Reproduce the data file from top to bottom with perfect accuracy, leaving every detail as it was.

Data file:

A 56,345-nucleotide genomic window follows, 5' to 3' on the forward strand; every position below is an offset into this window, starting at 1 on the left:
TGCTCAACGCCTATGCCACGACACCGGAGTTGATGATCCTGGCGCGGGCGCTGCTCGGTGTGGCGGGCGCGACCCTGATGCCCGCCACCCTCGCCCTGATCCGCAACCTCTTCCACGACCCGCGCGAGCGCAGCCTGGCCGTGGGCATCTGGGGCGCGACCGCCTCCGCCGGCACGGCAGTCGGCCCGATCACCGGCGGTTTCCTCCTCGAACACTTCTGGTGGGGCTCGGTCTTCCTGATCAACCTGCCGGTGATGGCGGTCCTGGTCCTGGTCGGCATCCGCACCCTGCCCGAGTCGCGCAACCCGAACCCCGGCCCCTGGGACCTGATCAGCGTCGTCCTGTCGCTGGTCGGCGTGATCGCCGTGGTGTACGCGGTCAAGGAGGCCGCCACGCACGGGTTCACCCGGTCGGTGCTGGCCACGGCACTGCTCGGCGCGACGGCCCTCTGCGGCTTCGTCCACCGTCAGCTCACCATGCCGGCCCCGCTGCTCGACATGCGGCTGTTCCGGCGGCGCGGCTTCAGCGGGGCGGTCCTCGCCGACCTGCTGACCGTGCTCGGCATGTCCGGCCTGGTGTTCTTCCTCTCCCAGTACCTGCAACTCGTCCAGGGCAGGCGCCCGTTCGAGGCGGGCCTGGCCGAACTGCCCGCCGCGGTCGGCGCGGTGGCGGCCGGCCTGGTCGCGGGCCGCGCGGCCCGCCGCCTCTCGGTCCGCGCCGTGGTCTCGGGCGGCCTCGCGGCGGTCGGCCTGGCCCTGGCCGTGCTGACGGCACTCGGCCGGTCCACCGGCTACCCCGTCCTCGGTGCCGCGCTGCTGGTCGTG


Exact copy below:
A 56,345-nucleotide genomic window follows, 5' to 3' on the forward strand; every position below is an offset into this window, starting at 1 on the left:
TGCTCAACGCCTATGCCACGACACCGGAGTTGATGATCCTGGCGCGGGCGCTGCTCGGTGTGGCGGGCGCGACCCTGATGCCCGCCACCCTCGCCCTGATCCGCAACCTCTTCCACGACCCGCGCGAGCGCAGCCTGGCCGTGGGCATCTGGGGCGCGACCGCCTCCGCCGGCACGGCAGTCGGCCCGATCACCGGCGGTTTCCTCCTCGAACACTTCTGGTGGGGCTCGGTCTTCCTGATCAACCTGCCGGTGATGGCGGTCCTGGTCCTGGTCGGCATCCGCACCCTGCCCGAGTCGCGCAACCCGAACCCCGGCCCCTGGGACCTGATCAGCGTCGTCCTGTCGCTGGTCGGCGTGATCGCCGTGGTGTACGCGGTCAAGGAGGCCGCCACGCACGGGTTCACCCGGTCGGTGCTGGCCACGGCACTGCTCGGCGCGACGGCCCTCTGCGGCTTCGTCCACCGTCAGCTCACCATGCCGGCCCCGCTGCTCGACATGCGGCTGTTCCGGCGGCGCGGCTTCAGCGGGGCGGTCCTCGCCGACCTGCTGACCGTGCTCGGCATGTCCGGCCTGGTGTTCTTCCTCTCCCAGTACCTGCAACTCGTCCAGGGCAGGCGCCCGTTCGAGGCGGGCCTGGCCGAACTGCCCGCCGCGGTCGGCGCGGTGGCGGCCGGCCTGGTCGCGGGCCGCGCGGCCCGCCGCCTCTCGGTCCGCGCCGTGGTCTCGGGCGGCCTCGCGGCGGTCGGCCTGGCCCTGGCCGTGCTGACGGCACTCGGCCGGTCCACCGGCTACCCCGTCCTCGGTGCCGCGCTGCTGGTCGTG